This concordancer does all the basics you'd expect, but also, much more!
Many features this pane are similar to those provided by other concordancers, such as
Random, and some of the kinds of sorting. A key difference, however, is that the search interface is the same as the one provided in the
Interrogate tab, meaning that you have access to very complex kinds of searches. In fact, when you interrogate the corpus, concordance lines are automatically generated, so you can move in and out between levels of abstraction with ease.
Tip: You can use
ctrl/cmd-plus to change the concordance window font size.
You can use
backspace to delete selected lines, or
shift-backspace to inverse-delete. Alternatively, buttons are provided.
Sorting is always by the first character in a word.
L1 sorts by the rightmost word in the left-hand column;
L2 sorts by the second rightmost. This is similar for the other columns. Sorting by
M-1 will sort by the last word in the middle column, and
M-2 by the second last. These options are useful if, for example, you are looking at the most common verbal groups in your data.
You can also sort by index, filename, colour, theme or speaker ID (if available), or randomise your results.
Sort again without making any other changes will invert the sort order.
Colours and schemes
Something unique about corpkit is that you can quickly and easily group, colour and/or categorise your concordance lines. You can use the numbers 0-9 to colour-code your text.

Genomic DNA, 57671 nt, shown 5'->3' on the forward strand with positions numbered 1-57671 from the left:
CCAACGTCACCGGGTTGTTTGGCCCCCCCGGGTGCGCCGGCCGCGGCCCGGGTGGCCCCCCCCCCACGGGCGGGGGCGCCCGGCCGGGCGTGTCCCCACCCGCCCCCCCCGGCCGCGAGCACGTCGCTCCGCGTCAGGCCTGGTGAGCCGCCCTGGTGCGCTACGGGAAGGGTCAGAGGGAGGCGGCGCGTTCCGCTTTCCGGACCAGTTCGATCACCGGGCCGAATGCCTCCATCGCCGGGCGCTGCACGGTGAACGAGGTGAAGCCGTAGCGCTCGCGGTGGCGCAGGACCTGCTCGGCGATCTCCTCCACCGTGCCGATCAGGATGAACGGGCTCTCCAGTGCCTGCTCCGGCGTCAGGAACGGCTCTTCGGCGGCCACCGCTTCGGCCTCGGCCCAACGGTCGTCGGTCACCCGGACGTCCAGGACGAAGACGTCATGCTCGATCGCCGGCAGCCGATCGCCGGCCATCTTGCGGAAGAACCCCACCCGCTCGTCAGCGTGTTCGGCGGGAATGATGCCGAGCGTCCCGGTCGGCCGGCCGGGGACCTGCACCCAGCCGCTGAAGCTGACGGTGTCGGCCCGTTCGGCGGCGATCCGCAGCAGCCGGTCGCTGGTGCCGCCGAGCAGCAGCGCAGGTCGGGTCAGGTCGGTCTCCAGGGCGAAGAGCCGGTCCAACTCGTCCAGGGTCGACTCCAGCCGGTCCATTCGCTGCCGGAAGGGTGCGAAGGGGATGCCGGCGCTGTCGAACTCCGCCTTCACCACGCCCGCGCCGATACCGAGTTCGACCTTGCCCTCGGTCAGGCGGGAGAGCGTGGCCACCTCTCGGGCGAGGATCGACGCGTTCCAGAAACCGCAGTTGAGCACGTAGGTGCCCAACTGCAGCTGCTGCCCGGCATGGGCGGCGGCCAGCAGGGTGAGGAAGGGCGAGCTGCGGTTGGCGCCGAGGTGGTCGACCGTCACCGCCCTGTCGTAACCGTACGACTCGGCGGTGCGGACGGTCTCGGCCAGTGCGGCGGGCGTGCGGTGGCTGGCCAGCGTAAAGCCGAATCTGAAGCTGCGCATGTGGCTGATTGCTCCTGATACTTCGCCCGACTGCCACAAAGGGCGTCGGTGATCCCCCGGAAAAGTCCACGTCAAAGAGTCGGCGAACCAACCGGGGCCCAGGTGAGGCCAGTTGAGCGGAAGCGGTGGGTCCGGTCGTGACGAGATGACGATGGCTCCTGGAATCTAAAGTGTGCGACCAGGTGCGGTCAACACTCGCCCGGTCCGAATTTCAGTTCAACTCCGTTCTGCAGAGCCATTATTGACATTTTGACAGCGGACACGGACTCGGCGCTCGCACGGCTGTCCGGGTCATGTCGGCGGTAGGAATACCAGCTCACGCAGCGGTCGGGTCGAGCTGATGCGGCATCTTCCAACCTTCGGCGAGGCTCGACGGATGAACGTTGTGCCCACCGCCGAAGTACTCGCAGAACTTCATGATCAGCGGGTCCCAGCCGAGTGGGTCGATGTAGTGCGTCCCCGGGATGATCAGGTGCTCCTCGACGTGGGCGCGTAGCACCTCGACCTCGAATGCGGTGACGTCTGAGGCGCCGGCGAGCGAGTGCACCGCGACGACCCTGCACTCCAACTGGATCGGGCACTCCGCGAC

9 blacks out a line, and
0 returns the line to its default white.
You can also attach names to these colours via
Coding scheme. By using colours in combination with a coding scheme, you can categorise the concordance lines by theme or by a linguistic feature, and then export the categorisations alongside the data.
If you’ve defined anything in a coding scheme, you can sort by
Scheme to group your categories together.
If you do
Save project settings, corpkit will remember your coding scheme for next time.
Exporting concordance lines
Export allows you to save results to CSV files, which can be loaded into Excel, or similar.
Note: Concordance lines are Pandas DataFrames. If you want to work from the command line, you can quickly output them to
LaTeX tables, and all kinds of other cool things.
Calculate button will take the middle column of your concordance lines and produce an
interrogation style spreadsheet. This allows you to use the concordancer as a way to remove false positives from interrogation results.
Saving, loading and merging
Unlike corpus interrogations, concordance lines aren’t stored by default. Once you’re happy with the data on screen, however, you can hit
Store as and choose a name for the concordance. It will then appear in the list of items that you can reload, as well as in the
Manage Project window, where you can save it permanently.
You can use
Load to show saved concordance lines, or
Merge to combine multiple saved lines into the current window. If your current concordance is unsaved, don’t worry, you’ll be asked if you want to save it first.
Preferences popup, you can disable concordancing, which is faster. You can also elect to only format the middle column,